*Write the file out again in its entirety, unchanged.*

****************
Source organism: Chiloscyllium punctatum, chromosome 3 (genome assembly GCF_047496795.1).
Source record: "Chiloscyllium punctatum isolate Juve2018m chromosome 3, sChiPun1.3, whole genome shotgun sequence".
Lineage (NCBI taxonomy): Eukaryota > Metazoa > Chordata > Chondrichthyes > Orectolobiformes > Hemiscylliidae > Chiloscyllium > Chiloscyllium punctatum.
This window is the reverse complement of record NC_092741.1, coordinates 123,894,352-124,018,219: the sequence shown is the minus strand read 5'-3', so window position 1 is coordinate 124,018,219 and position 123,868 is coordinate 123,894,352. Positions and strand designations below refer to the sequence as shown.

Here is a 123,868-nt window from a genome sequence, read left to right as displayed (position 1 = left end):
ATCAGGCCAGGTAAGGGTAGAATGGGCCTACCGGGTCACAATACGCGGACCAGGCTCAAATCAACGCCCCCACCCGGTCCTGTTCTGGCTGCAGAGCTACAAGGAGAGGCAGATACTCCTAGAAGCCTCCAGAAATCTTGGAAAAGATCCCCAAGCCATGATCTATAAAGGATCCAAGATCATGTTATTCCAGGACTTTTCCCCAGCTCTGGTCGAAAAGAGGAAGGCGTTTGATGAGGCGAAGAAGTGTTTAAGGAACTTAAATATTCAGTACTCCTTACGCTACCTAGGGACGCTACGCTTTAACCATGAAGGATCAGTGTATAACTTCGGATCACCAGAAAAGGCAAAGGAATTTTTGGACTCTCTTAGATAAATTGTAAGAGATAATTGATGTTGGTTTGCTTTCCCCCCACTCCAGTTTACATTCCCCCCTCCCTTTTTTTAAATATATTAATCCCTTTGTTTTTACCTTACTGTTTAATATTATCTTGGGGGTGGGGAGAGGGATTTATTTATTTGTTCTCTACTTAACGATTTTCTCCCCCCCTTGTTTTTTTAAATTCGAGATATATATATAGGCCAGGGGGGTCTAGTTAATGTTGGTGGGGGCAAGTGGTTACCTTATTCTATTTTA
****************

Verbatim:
Source organism: Chiloscyllium punctatum, chromosome 3 (genome assembly GCF_047496795.1).
Source record: "Chiloscyllium punctatum isolate Juve2018m chromosome 3, sChiPun1.3, whole genome shotgun sequence".
Lineage (NCBI taxonomy): Eukaryota > Metazoa > Chordata > Chondrichthyes > Orectolobiformes > Hemiscylliidae > Chiloscyllium > Chiloscyllium punctatum.
This window is the reverse complement of record NC_092741.1, coordinates 123,894,352-124,018,219: the sequence shown is the minus strand read 5'-3', so window position 1 is coordinate 124,018,219 and position 123,868 is coordinate 123,894,352. Positions and strand designations below refer to the sequence as shown.

Here is a 123,868-nt window from a genome sequence, read left to right as displayed (position 1 = left end):
ATCAGGCCAGGTAAGGGTAGAATGGGCCTACCGGGTCACAATACGCGGACCAGGCTCAAATCAACGCCCCCACCCGGTCCTGTTCTGGCTGCAGAGCTACAAGGAGAGGCAGATACTCCTAGAAGCCTCCAGAAATCTTGGAAAAGATCCCCAAGCCATGATCTATAAAGGATCCAAGATCATGTTATTCCAGGACTTTTCCCCAGCTCTGGTCGAAAAGAGGAAGGCGTTTGATGAGGCGAAGAAGTGTTTAAGGAACTTAAATATTCAGTACTCCTTACGCTACCTAGGGACGCTACGCTTTAACCATGAAGGATCAGTGTATAACTTCGGATCACCAGAAAAGGCAAAGGAATTTTTGGACTCTCTTAGATAAATTGTAAGAGATAATTGATGTTGGTTTGCTTTCCCCCCACTCCAGTTTACATTCCCCCCTCCCTTTTTTTAAATATATTAATCCCTTTGTTTTTACCTTACTGTTTAATATTATCTTGGGGGTGGGGAGAGGGATTTATTTATTTGTTCTCTACTTAACGATTTTCTCCCCCCCTTGTTTTTTTAAATTCGAGATATATATATAGGCCAGGGGGGTCTAGTTAATGTTGGTGGGGGCAAGTGGTTACCTTATTCTATTTTA